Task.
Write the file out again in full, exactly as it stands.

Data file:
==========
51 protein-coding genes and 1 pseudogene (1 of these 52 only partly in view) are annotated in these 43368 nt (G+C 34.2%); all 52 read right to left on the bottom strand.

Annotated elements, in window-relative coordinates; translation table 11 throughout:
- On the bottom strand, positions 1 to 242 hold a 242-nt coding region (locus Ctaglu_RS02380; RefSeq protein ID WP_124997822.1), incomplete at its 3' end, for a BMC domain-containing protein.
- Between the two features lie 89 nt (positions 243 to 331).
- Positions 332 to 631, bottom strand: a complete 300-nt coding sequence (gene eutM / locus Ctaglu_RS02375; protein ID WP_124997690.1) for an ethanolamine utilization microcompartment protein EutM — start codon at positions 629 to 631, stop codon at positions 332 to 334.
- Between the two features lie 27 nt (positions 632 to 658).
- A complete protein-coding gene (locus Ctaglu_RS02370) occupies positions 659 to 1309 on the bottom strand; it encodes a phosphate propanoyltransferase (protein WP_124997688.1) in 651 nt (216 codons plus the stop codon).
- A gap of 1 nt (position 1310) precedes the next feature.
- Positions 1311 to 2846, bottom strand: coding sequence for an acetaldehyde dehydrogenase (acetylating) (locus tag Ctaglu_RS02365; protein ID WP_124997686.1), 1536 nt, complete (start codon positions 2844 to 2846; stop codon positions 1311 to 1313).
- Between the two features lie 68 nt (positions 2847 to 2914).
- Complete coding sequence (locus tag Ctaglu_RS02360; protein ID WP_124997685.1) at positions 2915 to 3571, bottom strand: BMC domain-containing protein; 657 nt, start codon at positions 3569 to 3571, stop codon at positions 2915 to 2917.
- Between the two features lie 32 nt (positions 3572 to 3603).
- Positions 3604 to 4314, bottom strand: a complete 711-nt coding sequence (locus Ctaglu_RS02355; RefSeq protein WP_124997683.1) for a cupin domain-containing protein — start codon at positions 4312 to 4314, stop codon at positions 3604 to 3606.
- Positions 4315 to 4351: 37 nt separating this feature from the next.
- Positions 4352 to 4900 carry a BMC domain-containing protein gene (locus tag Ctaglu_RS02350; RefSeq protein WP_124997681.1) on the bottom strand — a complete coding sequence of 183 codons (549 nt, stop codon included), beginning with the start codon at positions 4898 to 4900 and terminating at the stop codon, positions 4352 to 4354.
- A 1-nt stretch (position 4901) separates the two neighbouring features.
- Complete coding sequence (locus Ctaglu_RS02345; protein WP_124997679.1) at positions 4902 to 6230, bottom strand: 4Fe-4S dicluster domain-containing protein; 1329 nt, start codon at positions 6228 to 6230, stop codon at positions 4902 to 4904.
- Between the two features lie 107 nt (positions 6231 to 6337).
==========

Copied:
51 protein-coding genes and 1 pseudogene (1 of these 52 only partly in view) are annotated in these 43368 nt (G+C 34.2%); all 52 read right to left on the bottom strand.

Annotated elements, in window-relative coordinates; translation table 11 throughout:
- On the bottom strand, positions 1 to 242 hold a 242-nt coding region (locus Ctaglu_RS02380; RefSeq protein ID WP_124997822.1), incomplete at its 3' end, for a BMC domain-containing protein.
- Between the two features lie 89 nt (positions 243 to 331).
- Positions 332 to 631, bottom strand: a complete 300-nt coding sequence (gene eutM / locus Ctaglu_RS02375; protein ID WP_124997690.1) for an ethanolamine utilization microcompartment protein EutM — start codon at positions 629 to 631, stop codon at positions 332 to 334.
- Between the two features lie 27 nt (positions 632 to 658).
- A complete protein-coding gene (locus Ctaglu_RS02370) occupies positions 659 to 1309 on the bottom strand; it encodes a phosphate propanoyltransferase (protein WP_124997688.1) in 651 nt (216 codons plus the stop codon).
- A gap of 1 nt (position 1310) precedes the next feature.
- Positions 1311 to 2846, bottom strand: coding sequence for an acetaldehyde dehydrogenase (acetylating) (locus tag Ctaglu_RS02365; protein ID WP_124997686.1), 1536 nt, complete (start codon positions 2844 to 2846; stop codon positions 1311 to 1313).
- Between the two features lie 68 nt (positions 2847 to 2914).
- Complete coding sequence (locus tag Ctaglu_RS02360; protein ID WP_124997685.1) at positions 2915 to 3571, bottom strand: BMC domain-containing protein; 657 nt, start codon at positions 3569 to 3571, stop codon at positions 2915 to 2917.
- Between the two features lie 32 nt (positions 3572 to 3603).
- Positions 3604 to 4314, bottom strand: a complete 711-nt coding sequence (locus Ctaglu_RS02355; RefSeq protein WP_124997683.1) for a cupin domain-containing protein — start codon at positions 4312 to 4314, stop codon at positions 3604 to 3606.
- Positions 4315 to 4351: 37 nt separating this feature from the next.
- Positions 4352 to 4900 carry a BMC domain-containing protein gene (locus tag Ctaglu_RS02350; RefSeq protein WP_124997681.1) on the bottom strand — a complete coding sequence of 183 codons (549 nt, stop codon included), beginning with the start codon at positions 4898 to 4900 and terminating at the stop codon, positions 4352 to 4354.
- A 1-nt stretch (position 4901) separates the two neighbouring features.
- Complete coding sequence (locus Ctaglu_RS02345; protein WP_124997679.1) at positions 4902 to 6230, bottom strand: 4Fe-4S dicluster domain-containing protein; 1329 nt, start codon at positions 6228 to 6230, stop codon at positions 4902 to 4904.
- Between the two features lie 107 nt (positions 6231 to 6337).